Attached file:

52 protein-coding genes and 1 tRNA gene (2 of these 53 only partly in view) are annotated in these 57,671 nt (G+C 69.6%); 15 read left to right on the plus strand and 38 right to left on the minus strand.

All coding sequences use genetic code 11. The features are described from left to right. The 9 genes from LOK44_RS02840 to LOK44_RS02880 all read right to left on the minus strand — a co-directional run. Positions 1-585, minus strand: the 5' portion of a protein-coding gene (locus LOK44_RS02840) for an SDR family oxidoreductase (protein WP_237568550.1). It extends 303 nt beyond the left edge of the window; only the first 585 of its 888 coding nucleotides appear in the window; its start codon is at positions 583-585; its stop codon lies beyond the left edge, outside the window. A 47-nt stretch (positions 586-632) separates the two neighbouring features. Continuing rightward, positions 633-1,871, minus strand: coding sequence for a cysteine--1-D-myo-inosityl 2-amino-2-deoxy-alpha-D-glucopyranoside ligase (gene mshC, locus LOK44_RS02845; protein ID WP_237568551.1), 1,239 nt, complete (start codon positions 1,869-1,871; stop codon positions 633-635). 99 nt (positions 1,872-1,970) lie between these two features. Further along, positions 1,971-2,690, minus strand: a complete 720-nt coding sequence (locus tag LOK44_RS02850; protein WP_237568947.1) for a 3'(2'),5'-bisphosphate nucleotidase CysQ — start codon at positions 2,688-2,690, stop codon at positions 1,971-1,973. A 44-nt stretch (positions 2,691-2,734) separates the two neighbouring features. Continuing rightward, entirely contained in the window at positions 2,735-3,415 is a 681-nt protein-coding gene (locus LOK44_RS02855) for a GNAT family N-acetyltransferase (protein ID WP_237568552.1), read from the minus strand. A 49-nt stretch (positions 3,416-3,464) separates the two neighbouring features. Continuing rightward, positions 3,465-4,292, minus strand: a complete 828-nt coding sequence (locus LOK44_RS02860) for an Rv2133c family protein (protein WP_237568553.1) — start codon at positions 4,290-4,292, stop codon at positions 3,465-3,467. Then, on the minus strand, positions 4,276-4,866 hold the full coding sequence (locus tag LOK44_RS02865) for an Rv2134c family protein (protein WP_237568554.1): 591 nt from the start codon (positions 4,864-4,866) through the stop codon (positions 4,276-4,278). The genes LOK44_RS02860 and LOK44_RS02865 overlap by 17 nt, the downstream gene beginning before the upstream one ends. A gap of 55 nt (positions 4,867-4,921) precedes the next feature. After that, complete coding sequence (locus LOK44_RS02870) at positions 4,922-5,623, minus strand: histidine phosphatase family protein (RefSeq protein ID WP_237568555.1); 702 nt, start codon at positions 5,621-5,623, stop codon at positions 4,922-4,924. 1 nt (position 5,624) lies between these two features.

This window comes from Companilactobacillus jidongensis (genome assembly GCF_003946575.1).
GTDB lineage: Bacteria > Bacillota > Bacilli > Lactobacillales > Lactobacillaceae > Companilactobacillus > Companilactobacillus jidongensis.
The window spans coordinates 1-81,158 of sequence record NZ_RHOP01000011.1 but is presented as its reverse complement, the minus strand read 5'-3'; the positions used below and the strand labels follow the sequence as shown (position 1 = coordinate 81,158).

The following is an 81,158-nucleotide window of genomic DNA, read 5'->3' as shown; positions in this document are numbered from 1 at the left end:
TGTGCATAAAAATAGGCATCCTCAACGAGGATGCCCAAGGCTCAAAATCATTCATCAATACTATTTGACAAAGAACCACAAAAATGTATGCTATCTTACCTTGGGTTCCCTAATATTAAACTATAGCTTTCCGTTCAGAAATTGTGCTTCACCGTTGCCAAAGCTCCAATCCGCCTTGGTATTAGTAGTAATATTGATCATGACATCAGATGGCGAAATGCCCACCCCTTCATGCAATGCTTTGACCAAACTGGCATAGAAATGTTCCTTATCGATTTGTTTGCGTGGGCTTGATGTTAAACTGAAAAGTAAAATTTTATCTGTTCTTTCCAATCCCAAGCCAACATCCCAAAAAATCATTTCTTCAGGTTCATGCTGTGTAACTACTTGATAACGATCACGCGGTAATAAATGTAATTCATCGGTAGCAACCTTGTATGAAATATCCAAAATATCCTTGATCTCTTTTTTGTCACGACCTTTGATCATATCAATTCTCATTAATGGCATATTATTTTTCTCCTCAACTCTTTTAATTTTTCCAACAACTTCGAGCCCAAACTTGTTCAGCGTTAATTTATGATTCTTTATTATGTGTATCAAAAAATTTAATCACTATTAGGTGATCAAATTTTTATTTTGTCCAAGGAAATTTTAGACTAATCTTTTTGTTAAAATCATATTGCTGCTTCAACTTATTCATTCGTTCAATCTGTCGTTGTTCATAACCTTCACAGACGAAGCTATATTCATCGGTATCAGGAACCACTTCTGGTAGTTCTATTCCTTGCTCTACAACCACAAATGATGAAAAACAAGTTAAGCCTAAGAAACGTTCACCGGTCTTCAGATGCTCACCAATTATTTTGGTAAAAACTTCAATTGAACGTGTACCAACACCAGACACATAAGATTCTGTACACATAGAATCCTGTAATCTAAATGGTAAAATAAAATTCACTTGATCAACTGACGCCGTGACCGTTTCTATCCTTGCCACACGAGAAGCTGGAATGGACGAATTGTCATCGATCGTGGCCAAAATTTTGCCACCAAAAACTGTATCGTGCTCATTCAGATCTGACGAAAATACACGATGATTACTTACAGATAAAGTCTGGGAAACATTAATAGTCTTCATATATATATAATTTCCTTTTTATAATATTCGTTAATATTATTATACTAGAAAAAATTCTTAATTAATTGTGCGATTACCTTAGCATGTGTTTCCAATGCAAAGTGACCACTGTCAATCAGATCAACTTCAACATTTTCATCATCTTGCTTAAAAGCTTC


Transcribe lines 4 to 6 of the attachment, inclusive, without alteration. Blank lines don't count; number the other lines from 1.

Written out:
GTDB lineage: Bacteria > Bacillota > Bacilli > Lactobacillales > Lactobacillaceae > Companilactobacillus > Companilactobacillus jidongensis.
The window spans coordinates 1-81,158 of sequence record NZ_RHOP01000011.1 but is presented as its reverse complement, the minus strand read 5'-3'; the positions used below and the strand labels follow the sequence as shown (position 1 = coordinate 81,158).

The following is an 81,158-nucleotide window of genomic DNA, read 5'->3' as shown; positions in this document are numbered from 1 at the left end: